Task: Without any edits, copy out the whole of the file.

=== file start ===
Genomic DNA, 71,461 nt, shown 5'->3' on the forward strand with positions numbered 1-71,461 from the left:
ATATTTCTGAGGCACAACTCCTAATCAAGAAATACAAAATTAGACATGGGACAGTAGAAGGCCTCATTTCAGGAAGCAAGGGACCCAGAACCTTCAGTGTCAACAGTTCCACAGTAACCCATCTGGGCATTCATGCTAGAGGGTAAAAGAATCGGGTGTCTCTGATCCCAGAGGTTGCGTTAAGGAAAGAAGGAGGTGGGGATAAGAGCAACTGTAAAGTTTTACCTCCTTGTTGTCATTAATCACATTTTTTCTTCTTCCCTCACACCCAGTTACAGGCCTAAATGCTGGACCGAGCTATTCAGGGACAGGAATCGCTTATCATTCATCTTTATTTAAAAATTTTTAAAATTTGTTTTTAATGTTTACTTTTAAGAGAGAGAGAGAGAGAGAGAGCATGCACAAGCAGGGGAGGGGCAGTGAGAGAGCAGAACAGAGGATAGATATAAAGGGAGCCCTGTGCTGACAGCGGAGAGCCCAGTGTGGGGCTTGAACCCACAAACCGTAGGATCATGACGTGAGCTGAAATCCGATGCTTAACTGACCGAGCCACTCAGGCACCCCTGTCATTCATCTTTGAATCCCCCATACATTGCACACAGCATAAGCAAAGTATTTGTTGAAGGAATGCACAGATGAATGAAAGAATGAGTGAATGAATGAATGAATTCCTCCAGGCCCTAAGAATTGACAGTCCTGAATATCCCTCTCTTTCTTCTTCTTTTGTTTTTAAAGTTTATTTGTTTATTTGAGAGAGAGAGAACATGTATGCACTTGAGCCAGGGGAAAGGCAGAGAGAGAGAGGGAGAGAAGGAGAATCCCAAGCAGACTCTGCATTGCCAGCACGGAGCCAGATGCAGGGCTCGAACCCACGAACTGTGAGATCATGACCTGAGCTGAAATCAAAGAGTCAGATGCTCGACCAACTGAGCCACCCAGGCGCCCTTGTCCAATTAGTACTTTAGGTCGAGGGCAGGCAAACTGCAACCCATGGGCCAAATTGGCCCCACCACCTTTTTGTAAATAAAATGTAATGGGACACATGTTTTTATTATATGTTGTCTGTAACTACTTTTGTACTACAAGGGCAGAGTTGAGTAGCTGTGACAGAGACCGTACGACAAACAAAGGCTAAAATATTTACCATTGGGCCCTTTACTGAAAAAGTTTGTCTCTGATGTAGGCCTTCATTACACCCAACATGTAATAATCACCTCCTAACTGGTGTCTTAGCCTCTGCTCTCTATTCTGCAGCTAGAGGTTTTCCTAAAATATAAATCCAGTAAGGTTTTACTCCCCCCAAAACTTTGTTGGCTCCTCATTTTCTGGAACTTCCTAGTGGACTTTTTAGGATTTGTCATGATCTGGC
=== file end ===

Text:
Genomic DNA, 71,461 nt, shown 5'->3' on the forward strand with positions numbered 1-71,461 from the left:
ATATTTCTGAGGCACAACTCCTAATCAAGAAATACAAAATTAGACATGGGACAGTAGAAGGCCTCATTTCAGGAAGCAAGGGACCCAGAACCTTCAGTGTCAACAGTTCCACAGTAACCCATCTGGGCATTCATGCTAGAGGGTAAAAGAATCGGGTGTCTCTGATCCCAGAGGTTGCGTTAAGGAAAGAAGGAGGTGGGGATAAGAGCAACTGTAAAGTTTTACCTCCTTGTTGTCATTAATCACATTTTTTCTTCTTCCCTCACACCCAGTTACAGGCCTAAATGCTGGACCGAGCTATTCAGGGACAGGAATCGCTTATCATTCATCTTTATTTAAAAATTTTTAAAATTTGTTTTTAATGTTTACTTTTAAGAGAGAGAGAGAGAGAGAGAGCATGCACAAGCAGGGGAGGGGCAGTGAGAGAGCAGAACAGAGGATAGATATAAAGGGAGCCCTGTGCTGACAGCGGAGAGCCCAGTGTGGGGCTTGAACCCACAAACCGTAGGATCATGACGTGAGCTGAAATCCGATGCTTAACTGACCGAGCCACTCAGGCACCCCTGTCATTCATCTTTGAATCCCCCATACATTGCACACAGCATAAGCAAAGTATTTGTTGAAGGAATGCACAGATGAATGAAAGAATGAGTGAATGAATGAATGAATTCCTCCAGGCCCTAAGAATTGACAGTCCTGAATATCCCTCTCTTTCTTCTTCTTTTGTTTTTAAAGTTTATTTGTTTATTTGAGAGAGAGAGAACATGTATGCACTTGAGCCAGGGGAAAGGCAGAGAGAGAGAGGGAGAGAAGGAGAATCCCAAGCAGACTCTGCATTGCCAGCACGGAGCCAGATGCAGGGCTCGAACCCACGAACTGTGAGATCATGACCTGAGCTGAAATCAAAGAGTCAGATGCTCGACCAACTGAGCCACCCAGGCGCCCTTGTCCAATTAGTACTTTAGGTCGAGGGCAGGCAAACTGCAACCCATGGGCCAAATTGGCCCCACCACCTTTTTGTAAATAAAATGTAATGGGACACATGTTTTTATTATATGTTGTCTGTAACTACTTTTGTACTACAAGGGCAGAGTTGAGTAGCTGTGACAGAGACCGTACGACAAACAAAGGCTAAAATATTTACCATTGGGCCCTTTACTGAAAAAGTTTGTCTCTGATGTAGGCCTTCATTACACCCAACATGTAATAATCACCTCCTAACTGGTGTCTTAGCCTCTGCTCTCTATTCTGCAGCTAGAGGTTTTCCTAAAATATAAATCCAGTAAGGTTTTACTCCCCCCAAAACTTTGTTGGCTCCTCATTTTCTGGAACTTCCTAGTGGACTTTTTAGGATTTGTCATGATCTGGC